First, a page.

Monday, May 11, 2015

Coming soon: Oluv's speaker audio database

I would like to briefly introduce the upcoming speaker audio database. All programming work has been meanwhile finished. I also finished the first recordings of most speakers I currently have at home, it will still take some time until I have all the content put together to finally publish everything. Here I just want to give you some information about the idea behind this database and what you can expect from it.

With this database I wanted to create a ressource that would allow cross-reference comparisons for each portable speaker that is included on a consistent basis. I wanted to provide as much data as possible for each speaker including audio samples, along the way with measurements, additional notes and links to any of my detailed reviews if available.
But the most important part is probably the audio part I guess, as this will give you a very first idea what kind of audio quality you can expect from a given speaker. I really wanted the result to be as close to the real sound as possible, therefore I settled for binaural audio recordings and chose microphones with a very natural and flat frequency response that I edit further with some fixed equalization to bring the sound even closer to reality. I will post more details about the exact recording procedure as soon as the database is up and running. But I think with my recording setup you will get a very realistic impression of how the speakers will sound in the room where they were recorded. The playback of binaural recordings requires headphones for optimum results and the better and more neutral sounding the used headphone is, the more realistic it will sound. Therefore avoid using any sounded Beats-crap, but rather studioquality headphones tuned for a flat sound reproduction. In my case I am using the B&O Beoplay H6 headphones, which sound extremely close to the recorded speakers as if they were standing directly in front of me. I tried some other headphones models and although even with the cheapest ones you will always notice the relative differences between 2 speaker recordings, only high quality headphones will give you that kind of "real-life" experience with all the subtle details captured. I also added the original recording for reference, so that you will be able to switch between a particular speaker and the original music, this way a kind of indirect comparison to reveal any sound coloration of a speaker will also become possible, something I was already experimenting with for my "speaker fidelity tests".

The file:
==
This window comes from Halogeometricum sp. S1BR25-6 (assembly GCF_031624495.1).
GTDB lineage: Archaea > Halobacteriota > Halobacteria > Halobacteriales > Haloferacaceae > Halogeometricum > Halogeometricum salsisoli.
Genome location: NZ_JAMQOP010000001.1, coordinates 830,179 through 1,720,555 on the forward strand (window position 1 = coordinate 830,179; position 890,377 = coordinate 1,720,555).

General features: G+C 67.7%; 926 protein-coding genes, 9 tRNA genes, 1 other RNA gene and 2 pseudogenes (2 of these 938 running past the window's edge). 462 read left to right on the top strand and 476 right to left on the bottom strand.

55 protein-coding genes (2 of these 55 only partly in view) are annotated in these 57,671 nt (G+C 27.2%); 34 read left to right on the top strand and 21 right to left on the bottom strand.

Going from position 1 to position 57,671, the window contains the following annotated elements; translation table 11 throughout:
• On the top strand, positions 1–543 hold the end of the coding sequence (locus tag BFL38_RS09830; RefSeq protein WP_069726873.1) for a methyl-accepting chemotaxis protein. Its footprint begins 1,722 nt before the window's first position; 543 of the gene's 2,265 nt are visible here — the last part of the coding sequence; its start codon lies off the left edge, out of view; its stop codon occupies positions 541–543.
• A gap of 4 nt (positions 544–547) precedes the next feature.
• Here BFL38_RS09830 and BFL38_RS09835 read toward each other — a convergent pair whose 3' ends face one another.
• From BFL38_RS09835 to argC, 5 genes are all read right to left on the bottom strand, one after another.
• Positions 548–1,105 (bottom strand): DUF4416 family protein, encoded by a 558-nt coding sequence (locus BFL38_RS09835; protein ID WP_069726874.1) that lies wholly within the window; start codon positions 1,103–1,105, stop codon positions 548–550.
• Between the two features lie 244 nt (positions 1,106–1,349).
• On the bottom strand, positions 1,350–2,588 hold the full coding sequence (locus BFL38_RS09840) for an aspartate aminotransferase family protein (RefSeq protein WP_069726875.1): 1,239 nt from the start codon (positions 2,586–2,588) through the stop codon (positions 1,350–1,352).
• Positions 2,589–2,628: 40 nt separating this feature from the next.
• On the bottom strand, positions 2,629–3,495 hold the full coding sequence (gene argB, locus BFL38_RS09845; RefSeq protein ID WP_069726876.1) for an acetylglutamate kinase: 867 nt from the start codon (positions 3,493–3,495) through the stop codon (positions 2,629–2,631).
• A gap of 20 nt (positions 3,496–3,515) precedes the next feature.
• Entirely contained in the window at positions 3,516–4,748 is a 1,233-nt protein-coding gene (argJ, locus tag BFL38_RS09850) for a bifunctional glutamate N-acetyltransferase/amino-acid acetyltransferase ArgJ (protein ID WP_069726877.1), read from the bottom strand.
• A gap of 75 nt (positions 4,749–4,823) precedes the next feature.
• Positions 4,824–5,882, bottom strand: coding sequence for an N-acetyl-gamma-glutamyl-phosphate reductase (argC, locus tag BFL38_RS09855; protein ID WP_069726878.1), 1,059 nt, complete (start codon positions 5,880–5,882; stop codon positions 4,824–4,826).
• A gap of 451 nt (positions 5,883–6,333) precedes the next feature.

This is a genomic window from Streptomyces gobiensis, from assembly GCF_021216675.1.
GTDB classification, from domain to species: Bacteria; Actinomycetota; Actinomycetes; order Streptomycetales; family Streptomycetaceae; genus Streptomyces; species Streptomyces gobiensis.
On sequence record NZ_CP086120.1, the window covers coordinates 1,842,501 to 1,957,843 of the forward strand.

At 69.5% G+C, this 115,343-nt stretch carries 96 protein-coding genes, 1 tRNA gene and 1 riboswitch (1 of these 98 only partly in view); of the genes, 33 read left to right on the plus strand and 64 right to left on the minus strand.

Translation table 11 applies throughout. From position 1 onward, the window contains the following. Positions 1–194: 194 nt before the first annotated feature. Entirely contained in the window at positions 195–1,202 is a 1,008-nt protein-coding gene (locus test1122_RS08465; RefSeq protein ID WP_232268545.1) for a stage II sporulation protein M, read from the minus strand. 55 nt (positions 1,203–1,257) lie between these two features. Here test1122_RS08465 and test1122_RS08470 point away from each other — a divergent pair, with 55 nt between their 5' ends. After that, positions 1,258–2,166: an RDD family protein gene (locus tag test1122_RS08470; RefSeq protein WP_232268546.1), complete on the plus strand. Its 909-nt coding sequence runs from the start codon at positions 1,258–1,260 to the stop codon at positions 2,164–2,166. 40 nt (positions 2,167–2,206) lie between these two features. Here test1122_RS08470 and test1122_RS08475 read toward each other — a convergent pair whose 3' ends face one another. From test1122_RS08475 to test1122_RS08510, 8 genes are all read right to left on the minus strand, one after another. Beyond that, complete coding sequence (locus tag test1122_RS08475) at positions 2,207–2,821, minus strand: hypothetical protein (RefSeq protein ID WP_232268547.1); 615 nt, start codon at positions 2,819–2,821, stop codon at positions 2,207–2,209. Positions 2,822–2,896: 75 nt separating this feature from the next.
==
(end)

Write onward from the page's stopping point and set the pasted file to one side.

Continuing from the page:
For the audio part of the database I selected short excerpts of 8 different genres to be played through each speaker (you can read more about the music selection here) which are recorded at 2 different loudness levels. One level is what I call "standard volume" and another one at each speaker's "maximum volume". "Standard volume" is a volume I settled for which is comfortable to listen to, without being too loud or too soft and one that even most smaller speakers can reach. To bring this into some context: this is about the highest volume level of a Jambox, although the Jambox will already distort heavily at this level many other speakers being not that close to their limit will still play fine, but even a Bose Soundlink Mini (playing at around 70%) or an Infinity One will already sound dirty at this particular level due to their overly pushed bass. It didn't make much sense to record the speakers at even lower levels as the results would not be representative.
Standard volume is recorded with the speakers standing about 1m away. For a situation closer to reality the speakers are about 5m away for the maximum volume recording, because nobody would probably turn the larger speakers to the maximum while sitting directly in front of them.
The maximum volume part is to give you an idea how loud a speaker can play compared to the other ones, but also how good it is able to fill the room with sound and last not least if it is usable at all at maximum volume because of too strong distortion etc.
As both standard and maximum volume recordings are recorded at different gains, there is also a "real volume" switch which will bring both into the same relation to each other again when activated. This together with an additional "volume guide" part will allow you to use my voice as rough guide in order to get the correct listening loudness thus you will be able to hear the recordings with the actual loudness the speakers were playing in reality.

Of course this tool cannot replace the listening experience you get in real life, but I think this is as close as you can get in "virtual life".

Please understand that as I wanted to make the database accessible for free, I have to rely on ads and affiliate links but also voluntary donations to keep it alive. Therfore so far everything is based on Youtube and their adsense service. I am not quite sure how helpful and successful this database may become in future, but for an even better experience and improved audio-quality I might switch everything to a subscription based offer because much features I wanted to include are not possible through the Youtube-solution. You have to know that this all not only takes lots of time to create, but also lots of money. So either I will have to try monetizing it in some way or the other, or I will have to stop doing it if I cannot afford it anymore.

From what I can say now, I think this database will really become something quite uniqe, and I am enjoying playing with it a lot! I hope you will enjoy it too and hope you can still be patient a little bit!

Thanks, your O.